Alan Gilbey also worked with other theatre groups in the borough. In 1986, A View of the River, was performed at a deserted warehouse on the Isle of Dogs. An epic production, devised by locals and guided by Alan, it used an ambitious mix of panto, pageant and performance to explore the area’s dockland past and its corporate future. It was later revived by the WOOF Theatre Company at the new Half Moon Theatre in Mile End as part of The East End Festival.
There followed a myriad of productions under a bewildering array of company titles, THAP’s involvement being the link. Under the ‘Dramatic Events’ banner, in conjunction with the Island Arts Centre, THAP worker Anne Edyvean oversaw, Soap Opera, made up of women from a mother and toddler group.
The Isle of Dogs residents had taken part in A View of the River, and demanded a show of their own, based around their personal lives. On Bombshell, Anne worked with clients of St Clements Drug Dependency Unit. Also, on other plays based around local campaigns.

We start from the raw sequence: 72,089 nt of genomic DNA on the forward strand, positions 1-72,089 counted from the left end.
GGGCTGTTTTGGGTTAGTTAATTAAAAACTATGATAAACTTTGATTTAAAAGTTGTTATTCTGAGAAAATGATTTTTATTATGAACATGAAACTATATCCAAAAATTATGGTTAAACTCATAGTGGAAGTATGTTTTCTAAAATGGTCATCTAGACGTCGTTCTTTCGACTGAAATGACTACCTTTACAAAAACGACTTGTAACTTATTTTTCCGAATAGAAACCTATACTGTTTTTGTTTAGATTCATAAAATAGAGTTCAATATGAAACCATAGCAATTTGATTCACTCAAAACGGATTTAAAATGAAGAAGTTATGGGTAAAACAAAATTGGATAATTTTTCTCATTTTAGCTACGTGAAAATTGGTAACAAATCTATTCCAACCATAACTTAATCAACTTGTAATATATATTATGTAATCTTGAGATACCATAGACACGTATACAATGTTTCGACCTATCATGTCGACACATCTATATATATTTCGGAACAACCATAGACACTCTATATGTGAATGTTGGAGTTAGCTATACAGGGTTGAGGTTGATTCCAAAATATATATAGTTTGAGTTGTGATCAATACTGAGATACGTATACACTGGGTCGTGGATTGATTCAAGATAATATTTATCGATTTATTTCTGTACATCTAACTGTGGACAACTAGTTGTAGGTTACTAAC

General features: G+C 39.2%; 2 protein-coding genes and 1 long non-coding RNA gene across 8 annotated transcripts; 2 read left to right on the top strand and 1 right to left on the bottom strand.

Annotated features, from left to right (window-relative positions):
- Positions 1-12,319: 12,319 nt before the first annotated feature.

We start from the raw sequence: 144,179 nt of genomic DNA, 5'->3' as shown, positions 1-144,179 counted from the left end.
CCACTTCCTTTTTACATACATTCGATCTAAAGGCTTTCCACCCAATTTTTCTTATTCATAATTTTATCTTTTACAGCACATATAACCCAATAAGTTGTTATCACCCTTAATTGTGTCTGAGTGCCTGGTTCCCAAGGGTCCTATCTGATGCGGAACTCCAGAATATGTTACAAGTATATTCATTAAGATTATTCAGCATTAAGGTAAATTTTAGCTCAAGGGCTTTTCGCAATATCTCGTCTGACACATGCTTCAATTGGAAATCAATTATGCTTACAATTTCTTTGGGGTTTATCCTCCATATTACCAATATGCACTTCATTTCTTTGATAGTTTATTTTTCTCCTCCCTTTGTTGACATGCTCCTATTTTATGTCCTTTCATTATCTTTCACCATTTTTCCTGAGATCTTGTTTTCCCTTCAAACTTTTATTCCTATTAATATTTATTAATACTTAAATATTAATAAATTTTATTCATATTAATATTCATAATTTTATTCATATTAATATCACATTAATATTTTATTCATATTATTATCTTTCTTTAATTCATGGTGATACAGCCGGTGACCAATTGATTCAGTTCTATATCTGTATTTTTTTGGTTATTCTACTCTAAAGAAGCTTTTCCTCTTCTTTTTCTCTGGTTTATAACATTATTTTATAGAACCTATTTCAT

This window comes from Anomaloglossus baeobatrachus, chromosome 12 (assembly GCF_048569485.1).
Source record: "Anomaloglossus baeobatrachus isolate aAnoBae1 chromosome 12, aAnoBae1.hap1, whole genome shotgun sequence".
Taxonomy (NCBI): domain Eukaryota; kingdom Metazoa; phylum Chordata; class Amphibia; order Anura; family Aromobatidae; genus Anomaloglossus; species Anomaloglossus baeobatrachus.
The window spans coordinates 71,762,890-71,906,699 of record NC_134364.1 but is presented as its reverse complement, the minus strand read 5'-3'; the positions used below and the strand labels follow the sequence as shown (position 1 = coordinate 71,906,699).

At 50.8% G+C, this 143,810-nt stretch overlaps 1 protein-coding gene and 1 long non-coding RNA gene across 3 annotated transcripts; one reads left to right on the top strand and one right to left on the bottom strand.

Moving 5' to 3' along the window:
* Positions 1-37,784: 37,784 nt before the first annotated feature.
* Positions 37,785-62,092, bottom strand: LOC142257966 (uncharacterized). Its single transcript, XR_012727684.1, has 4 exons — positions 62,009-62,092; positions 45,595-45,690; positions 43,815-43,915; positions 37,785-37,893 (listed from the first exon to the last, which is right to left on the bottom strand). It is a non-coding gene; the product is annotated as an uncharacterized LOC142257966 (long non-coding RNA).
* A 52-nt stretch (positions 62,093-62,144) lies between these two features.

Eamon Duggan street theatre performance.
During the 1980s, the project also promoted ‘alternative cabaret’ events in Bethnal Green. They featured performers such as John Hegley and Harry Enfield, who went on to achieve national fame.
But true to its original intentions, rather than merely providing a stand-up comedian’s stepping stone, the project also promoted local poets, writers and musicians at the shows.
Although the current Brick Lane Bookshop does not run a theatre programme, ventures that had their roots in THAP and Eastside continue to flourish.
One example is Alan Gilbey’s East End Backpassages, ‘exploring the side streets of social history.’ These combined walks and ‘speed history’ events continue to use non-professional performers to tell the stories of East London.
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